The only exception to this (and it’s very rare) is when employees are traveling for work purposes. For example, flying a mechanic to a remote airport or Having a pilot in first for part of a long haul flight so they can sleep/relax.

    Status and revenue passengers always get first dibs for those warm nuts and free drinks up front.

  3. Alex Jevdic

    March 13, 2019 at 10:34 am

    Airline staff are the very last to get considered for any seat let alone first class and with the anount of revenue upgrades its almost unheard of for employees to get first class on domestic. Travel benefits are a corporate perk that employees earn through their hard work and should not be stripped.

  4. kkua

    March 13, 2019 at 7:33 pm

    In the old NWA international days, staff can only sit upfront when both conditions are met: 1) economy class seats are not available, and (2) no more platinum flyers left for upgrades to make room for staff to sit in the back. This way, it ensures brand loyalty of top tier flyers… and still maintain staff happiness.

    The new Delta method gives only what the passenger paid for. There is no incentive for brand loyalty these days.

  5. Snuggs

    March 14, 2019 at 2:16 pm

    The silence is defeaning….

  6. KRSW

    March 15, 2019 at 7:35 am

    @blimpin: It depends on the airline. Some airlines DO give preference to employees. I know of at least one airline which allows employees to poach first class seats for personal travel. Granted, they get an annual limit of these vs. the usual standby travel, but still, they’re out there.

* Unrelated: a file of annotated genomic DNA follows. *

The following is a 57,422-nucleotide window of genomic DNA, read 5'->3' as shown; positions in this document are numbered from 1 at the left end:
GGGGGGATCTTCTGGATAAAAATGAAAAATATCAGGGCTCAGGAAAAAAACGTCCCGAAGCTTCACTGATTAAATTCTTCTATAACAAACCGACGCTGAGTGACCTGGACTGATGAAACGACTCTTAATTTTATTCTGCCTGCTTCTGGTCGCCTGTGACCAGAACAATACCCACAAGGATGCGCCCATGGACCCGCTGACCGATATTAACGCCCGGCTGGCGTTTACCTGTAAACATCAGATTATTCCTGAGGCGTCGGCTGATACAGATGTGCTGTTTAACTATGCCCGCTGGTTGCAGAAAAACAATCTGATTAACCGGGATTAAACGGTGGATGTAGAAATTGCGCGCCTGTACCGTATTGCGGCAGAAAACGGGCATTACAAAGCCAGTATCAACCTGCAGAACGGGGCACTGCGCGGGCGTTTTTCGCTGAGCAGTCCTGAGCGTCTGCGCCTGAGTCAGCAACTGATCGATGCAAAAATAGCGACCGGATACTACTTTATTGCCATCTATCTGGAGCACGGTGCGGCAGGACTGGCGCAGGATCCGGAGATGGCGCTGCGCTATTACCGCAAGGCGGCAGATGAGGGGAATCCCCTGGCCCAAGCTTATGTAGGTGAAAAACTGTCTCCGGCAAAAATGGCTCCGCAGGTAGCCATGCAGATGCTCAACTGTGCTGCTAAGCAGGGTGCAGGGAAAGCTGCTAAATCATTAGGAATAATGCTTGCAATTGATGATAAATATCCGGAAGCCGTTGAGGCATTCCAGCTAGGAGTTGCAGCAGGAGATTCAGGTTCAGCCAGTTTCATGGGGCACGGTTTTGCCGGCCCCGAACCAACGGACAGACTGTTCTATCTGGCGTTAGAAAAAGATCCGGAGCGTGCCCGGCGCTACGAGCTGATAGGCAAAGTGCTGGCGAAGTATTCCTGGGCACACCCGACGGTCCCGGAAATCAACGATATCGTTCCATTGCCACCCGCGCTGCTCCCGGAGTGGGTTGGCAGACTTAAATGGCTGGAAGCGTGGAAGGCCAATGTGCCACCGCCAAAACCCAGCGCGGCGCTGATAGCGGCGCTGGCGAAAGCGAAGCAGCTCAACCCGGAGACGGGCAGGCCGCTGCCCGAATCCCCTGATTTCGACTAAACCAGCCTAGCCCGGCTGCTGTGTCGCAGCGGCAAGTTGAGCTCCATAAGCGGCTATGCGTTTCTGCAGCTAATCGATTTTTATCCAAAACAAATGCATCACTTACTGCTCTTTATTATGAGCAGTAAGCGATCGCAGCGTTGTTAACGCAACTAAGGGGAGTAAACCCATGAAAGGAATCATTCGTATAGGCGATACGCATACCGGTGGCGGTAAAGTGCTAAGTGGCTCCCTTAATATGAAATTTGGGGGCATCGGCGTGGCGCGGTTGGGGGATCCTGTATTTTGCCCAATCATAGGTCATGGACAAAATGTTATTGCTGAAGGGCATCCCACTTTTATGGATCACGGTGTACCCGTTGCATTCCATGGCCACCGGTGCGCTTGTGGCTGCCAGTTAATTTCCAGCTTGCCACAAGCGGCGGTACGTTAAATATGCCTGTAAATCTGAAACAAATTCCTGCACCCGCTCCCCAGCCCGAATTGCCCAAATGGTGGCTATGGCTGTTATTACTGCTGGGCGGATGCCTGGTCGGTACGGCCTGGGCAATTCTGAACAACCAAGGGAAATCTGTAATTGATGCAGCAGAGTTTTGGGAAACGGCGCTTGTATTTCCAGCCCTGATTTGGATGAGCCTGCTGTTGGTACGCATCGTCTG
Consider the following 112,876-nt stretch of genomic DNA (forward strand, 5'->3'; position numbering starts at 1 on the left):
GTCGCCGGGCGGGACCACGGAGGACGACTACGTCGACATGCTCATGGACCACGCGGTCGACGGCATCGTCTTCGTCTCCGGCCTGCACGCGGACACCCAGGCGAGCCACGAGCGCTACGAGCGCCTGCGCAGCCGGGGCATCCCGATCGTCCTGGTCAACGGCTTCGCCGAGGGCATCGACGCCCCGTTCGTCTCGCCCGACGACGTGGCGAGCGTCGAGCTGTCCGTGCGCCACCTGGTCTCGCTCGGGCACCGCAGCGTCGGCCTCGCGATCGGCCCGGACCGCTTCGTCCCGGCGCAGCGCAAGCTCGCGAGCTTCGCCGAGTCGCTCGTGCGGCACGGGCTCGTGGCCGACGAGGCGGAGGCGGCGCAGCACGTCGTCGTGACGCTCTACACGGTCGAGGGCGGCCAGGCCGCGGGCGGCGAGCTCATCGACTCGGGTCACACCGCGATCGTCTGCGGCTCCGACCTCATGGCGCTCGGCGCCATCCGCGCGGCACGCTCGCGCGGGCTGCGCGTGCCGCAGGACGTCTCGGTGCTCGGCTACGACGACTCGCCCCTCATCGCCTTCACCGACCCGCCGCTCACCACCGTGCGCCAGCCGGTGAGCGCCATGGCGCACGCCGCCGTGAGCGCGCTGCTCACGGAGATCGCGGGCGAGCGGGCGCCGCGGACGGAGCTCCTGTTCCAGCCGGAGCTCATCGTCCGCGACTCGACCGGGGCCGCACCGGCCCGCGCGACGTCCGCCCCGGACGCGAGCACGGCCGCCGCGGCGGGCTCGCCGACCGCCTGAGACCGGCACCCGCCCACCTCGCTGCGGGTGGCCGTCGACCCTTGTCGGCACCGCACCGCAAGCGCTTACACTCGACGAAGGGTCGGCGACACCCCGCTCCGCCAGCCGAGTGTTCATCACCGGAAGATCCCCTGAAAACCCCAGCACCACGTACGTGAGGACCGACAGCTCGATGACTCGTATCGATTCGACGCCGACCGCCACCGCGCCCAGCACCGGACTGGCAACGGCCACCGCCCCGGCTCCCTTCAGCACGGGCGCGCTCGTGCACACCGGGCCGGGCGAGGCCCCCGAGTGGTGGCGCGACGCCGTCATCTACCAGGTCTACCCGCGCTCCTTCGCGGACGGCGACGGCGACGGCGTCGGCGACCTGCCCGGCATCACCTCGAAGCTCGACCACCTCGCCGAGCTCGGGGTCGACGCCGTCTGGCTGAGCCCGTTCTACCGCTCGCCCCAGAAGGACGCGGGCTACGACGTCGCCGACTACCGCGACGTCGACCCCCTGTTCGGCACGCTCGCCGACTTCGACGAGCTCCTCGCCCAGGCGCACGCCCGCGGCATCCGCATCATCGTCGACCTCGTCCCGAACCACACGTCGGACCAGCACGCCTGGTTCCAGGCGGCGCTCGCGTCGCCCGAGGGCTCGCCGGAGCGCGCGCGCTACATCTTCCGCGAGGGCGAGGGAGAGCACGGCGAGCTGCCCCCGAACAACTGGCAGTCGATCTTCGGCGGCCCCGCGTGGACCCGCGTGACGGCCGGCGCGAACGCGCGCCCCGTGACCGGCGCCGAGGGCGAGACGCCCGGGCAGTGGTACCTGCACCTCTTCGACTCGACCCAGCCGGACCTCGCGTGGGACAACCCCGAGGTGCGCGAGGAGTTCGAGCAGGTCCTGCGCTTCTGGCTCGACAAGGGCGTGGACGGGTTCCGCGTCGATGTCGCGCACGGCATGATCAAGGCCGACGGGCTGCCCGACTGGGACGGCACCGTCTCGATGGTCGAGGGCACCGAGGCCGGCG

7. VXforever

    March 16, 2019 at 6:02 am

    whats the big deal? WFBF

  8. MrGood

    March 16, 2019 at 7:18 am

    When I worked for an airline back in the day, I was given travel passes known as non-rev. Coworkers abused their non-rev benefits by literally selling their passes to people willing to pay requested price ALL THE TIME. You can find them here and there on the internet, but it’s hush-hush. Some got caught and reprimanded or worse, and some were sly enough to never get caught. I used a travel pass for my father once, somehow got caught, and that was a good enough reason my mgr finally needed to fire me. He ended up doing me a favor, but anyway, it is what it is! At their own risk…

  9. Jeff767

    March 16, 2019 at 6:33 pm

    Delta pass travel in all circumstances comes after revenue passengers. The posts to the contrary are incorrect.

  10. VaguelyAsian

    March 17, 2019 at 7:50 pm

    why can’t they upgrade some from the back of the plane first rather than giving it to staff?

  11. izzyizzo

    March 18, 2019 at 8:23 am

    Delta employees only ride in premium seats that would have otherwise gone empty. Period. Back-of-bird pax are welcome to buy up to those seats until about a half hour prior to departure.

    There ARE rare occasions when an employee will get to sit in a premium seat when elite were on the standby list – usually involves a last-second no-show when close to or past departure time, in which case relocating an upgrade-eligible pax who’s already boarded could cause a departure delay. Finding and moving a revenue pax could take a minute or could take five minutes, but the employee will get on quick, sit down, buckle up and shut up. Most pax would agree that’s preferable to an entire aircraft losing its spot in the departure queue.